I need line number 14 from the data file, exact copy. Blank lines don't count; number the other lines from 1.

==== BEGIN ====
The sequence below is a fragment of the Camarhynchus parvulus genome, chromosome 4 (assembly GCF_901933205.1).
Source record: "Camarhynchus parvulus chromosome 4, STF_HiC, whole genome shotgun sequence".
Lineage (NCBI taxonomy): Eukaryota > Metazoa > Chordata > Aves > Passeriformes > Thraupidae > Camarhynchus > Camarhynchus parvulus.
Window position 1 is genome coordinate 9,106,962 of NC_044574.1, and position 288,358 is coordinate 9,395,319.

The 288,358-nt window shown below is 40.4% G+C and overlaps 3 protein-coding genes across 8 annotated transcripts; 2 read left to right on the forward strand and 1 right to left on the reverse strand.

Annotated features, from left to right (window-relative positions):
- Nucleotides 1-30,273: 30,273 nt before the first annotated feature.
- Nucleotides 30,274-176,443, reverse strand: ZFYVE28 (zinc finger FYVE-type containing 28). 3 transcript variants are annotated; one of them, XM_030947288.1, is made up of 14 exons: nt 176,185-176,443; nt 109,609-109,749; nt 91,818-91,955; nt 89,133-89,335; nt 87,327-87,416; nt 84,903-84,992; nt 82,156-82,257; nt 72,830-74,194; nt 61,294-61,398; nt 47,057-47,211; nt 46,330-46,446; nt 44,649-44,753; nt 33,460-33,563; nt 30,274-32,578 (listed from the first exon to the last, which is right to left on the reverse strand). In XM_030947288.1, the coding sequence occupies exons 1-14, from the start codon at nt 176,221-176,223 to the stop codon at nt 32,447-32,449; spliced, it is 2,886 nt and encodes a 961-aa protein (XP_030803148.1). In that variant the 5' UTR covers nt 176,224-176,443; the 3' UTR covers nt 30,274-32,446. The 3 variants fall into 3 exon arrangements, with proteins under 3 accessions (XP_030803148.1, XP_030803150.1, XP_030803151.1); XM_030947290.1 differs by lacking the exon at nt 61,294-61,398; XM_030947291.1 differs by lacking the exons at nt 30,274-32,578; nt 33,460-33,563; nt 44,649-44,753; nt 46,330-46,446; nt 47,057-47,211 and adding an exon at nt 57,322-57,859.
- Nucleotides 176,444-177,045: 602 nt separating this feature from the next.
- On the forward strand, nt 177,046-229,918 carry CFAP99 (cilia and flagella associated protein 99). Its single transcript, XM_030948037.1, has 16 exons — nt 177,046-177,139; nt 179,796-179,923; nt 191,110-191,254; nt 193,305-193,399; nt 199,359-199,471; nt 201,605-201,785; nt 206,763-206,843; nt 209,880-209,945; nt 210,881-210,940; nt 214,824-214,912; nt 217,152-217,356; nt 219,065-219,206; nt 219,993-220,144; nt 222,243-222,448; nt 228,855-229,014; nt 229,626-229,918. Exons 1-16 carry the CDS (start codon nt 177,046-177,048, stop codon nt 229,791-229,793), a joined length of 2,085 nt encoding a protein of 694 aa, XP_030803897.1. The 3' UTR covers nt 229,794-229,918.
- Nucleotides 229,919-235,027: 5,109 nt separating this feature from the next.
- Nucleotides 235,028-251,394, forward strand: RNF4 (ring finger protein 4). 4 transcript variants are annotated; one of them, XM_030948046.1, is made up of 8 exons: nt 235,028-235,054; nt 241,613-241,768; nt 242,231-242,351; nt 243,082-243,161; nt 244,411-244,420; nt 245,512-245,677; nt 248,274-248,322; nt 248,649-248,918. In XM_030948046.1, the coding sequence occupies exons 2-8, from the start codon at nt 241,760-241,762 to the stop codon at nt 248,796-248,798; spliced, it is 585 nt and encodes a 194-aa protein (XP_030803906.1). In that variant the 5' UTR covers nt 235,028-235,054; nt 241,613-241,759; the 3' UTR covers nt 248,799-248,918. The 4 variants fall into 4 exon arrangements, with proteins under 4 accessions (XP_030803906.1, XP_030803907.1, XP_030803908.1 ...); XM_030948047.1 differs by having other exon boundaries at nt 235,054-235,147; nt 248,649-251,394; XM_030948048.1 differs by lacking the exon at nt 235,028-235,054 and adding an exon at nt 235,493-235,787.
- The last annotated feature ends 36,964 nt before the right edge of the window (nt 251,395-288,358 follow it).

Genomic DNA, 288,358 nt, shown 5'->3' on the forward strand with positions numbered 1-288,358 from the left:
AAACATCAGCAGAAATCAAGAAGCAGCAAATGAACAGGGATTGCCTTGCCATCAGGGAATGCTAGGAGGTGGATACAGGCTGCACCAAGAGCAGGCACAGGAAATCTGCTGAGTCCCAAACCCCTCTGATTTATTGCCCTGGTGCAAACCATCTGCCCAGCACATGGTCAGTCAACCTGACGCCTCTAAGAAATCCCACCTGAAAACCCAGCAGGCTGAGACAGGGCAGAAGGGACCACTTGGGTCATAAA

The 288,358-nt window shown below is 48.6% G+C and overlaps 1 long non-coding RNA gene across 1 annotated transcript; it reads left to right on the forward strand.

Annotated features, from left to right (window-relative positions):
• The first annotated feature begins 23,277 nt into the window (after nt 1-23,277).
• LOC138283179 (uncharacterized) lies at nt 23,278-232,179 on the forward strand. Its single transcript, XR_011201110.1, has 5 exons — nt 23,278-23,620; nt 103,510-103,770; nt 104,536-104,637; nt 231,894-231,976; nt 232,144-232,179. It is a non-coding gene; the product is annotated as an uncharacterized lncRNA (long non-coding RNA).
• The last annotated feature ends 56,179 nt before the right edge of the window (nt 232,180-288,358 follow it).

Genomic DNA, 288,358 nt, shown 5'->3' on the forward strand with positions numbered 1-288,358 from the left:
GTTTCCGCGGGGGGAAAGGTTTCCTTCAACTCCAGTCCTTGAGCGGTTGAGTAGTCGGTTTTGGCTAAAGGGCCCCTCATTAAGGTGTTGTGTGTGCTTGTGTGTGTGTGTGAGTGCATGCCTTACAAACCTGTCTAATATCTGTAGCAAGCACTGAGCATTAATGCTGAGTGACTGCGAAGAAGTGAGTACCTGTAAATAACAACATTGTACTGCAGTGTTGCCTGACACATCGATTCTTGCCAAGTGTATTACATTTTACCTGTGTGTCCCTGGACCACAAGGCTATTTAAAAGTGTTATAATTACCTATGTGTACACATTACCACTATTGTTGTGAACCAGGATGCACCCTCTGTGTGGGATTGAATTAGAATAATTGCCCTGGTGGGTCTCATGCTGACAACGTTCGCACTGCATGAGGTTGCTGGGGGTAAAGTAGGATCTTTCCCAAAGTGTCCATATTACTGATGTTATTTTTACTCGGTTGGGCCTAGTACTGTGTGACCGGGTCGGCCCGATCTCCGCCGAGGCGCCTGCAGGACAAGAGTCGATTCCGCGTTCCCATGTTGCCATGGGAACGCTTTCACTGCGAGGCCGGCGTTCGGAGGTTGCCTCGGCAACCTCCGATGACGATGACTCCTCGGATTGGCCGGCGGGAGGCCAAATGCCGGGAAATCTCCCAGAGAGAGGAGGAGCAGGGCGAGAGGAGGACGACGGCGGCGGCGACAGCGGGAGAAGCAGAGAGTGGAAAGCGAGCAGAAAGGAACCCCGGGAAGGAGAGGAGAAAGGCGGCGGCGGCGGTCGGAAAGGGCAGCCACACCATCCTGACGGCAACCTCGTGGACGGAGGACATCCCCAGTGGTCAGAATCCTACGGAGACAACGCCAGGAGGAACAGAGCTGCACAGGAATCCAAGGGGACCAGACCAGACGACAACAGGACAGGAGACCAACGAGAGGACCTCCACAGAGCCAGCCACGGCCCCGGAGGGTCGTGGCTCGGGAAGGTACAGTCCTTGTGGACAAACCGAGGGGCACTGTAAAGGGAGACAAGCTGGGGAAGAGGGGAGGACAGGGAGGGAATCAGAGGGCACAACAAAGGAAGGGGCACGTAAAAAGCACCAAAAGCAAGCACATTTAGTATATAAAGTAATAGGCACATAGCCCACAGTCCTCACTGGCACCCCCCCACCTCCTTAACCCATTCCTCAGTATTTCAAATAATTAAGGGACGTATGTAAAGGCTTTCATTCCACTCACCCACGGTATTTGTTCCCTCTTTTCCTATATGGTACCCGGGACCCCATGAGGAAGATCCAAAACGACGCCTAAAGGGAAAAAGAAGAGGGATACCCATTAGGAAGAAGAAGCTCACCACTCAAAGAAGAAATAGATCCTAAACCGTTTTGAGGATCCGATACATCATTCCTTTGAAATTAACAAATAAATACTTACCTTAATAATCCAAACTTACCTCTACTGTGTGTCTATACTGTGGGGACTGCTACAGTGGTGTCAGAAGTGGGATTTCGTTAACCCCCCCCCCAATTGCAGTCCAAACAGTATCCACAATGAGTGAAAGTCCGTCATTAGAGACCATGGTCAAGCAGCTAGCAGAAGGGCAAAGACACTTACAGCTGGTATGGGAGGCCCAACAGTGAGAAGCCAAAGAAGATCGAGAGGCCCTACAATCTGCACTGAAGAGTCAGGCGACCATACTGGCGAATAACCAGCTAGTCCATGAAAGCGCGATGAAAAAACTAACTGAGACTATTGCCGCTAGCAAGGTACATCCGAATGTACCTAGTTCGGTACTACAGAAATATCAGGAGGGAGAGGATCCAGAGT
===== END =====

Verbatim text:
Genomic DNA, 288,358 nt, shown 5'->3' on the forward strand with positions numbered 1-288,358 from the left: